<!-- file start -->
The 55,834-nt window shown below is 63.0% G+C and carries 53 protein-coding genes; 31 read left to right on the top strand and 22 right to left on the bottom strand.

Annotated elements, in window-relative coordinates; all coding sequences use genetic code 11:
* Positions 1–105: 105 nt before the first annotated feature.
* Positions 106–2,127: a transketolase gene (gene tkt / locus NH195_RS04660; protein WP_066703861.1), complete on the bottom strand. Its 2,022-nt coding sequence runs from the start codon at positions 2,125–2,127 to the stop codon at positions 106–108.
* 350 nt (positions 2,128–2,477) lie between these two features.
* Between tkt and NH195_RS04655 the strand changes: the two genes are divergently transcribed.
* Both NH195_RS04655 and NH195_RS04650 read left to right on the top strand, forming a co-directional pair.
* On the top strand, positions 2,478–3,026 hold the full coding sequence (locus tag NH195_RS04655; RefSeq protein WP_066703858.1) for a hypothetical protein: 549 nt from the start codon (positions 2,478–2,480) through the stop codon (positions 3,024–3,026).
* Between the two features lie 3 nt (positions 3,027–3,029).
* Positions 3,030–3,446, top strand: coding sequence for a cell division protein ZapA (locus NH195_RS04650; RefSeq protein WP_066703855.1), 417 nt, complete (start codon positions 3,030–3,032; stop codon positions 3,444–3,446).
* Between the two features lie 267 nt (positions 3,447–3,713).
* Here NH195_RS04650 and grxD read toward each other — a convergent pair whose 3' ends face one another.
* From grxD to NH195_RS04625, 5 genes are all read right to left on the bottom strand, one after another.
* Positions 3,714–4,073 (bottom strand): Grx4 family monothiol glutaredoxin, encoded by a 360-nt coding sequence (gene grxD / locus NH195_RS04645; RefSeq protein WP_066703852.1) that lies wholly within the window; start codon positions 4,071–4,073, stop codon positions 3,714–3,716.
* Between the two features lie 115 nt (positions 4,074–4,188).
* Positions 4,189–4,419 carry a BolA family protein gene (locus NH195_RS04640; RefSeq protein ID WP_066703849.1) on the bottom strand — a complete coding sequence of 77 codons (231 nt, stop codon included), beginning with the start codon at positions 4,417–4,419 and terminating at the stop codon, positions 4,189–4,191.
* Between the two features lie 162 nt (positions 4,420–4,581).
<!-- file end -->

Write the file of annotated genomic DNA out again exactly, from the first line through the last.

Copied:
The 55,834-nt window shown below is 63.0% G+C and carries 53 protein-coding genes; 31 read left to right on the top strand and 22 right to left on the bottom strand.

Annotated elements, in window-relative coordinates; all coding sequences use genetic code 11:
* Positions 1–105: 105 nt before the first annotated feature.
* Positions 106–2,127: a transketolase gene (gene tkt / locus NH195_RS04660; protein WP_066703861.1), complete on the bottom strand. Its 2,022-nt coding sequence runs from the start codon at positions 2,125–2,127 to the stop codon at positions 106–108.
* 350 nt (positions 2,128–2,477) lie between these two features.
* Between tkt and NH195_RS04655 the strand changes: the two genes are divergently transcribed.
* Both NH195_RS04655 and NH195_RS04650 read left to right on the top strand, forming a co-directional pair.
* On the top strand, positions 2,478–3,026 hold the full coding sequence (locus tag NH195_RS04655; RefSeq protein WP_066703858.1) for a hypothetical protein: 549 nt from the start codon (positions 2,478–2,480) through the stop codon (positions 3,024–3,026).
* Between the two features lie 3 nt (positions 3,027–3,029).
* Positions 3,030–3,446, top strand: coding sequence for a cell division protein ZapA (locus NH195_RS04650; RefSeq protein WP_066703855.1), 417 nt, complete (start codon positions 3,030–3,032; stop codon positions 3,444–3,446).
* Between the two features lie 267 nt (positions 3,447–3,713).
* Here NH195_RS04650 and grxD read toward each other — a convergent pair whose 3' ends face one another.
* From grxD to NH195_RS04625, 5 genes are all read right to left on the bottom strand, one after another.
* Positions 3,714–4,073 (bottom strand): Grx4 family monothiol glutaredoxin, encoded by a 360-nt coding sequence (gene grxD / locus NH195_RS04645; RefSeq protein WP_066703852.1) that lies wholly within the window; start codon positions 4,071–4,073, stop codon positions 3,714–3,716.
* Between the two features lie 115 nt (positions 4,074–4,188).
* Positions 4,189–4,419 carry a BolA family protein gene (locus NH195_RS04640; RefSeq protein ID WP_066703849.1) on the bottom strand — a complete coding sequence of 77 codons (231 nt, stop codon included), beginning with the start codon at positions 4,417–4,419 and terminating at the stop codon, positions 4,189–4,191.
* Between the two features lie 162 nt (positions 4,420–4,581).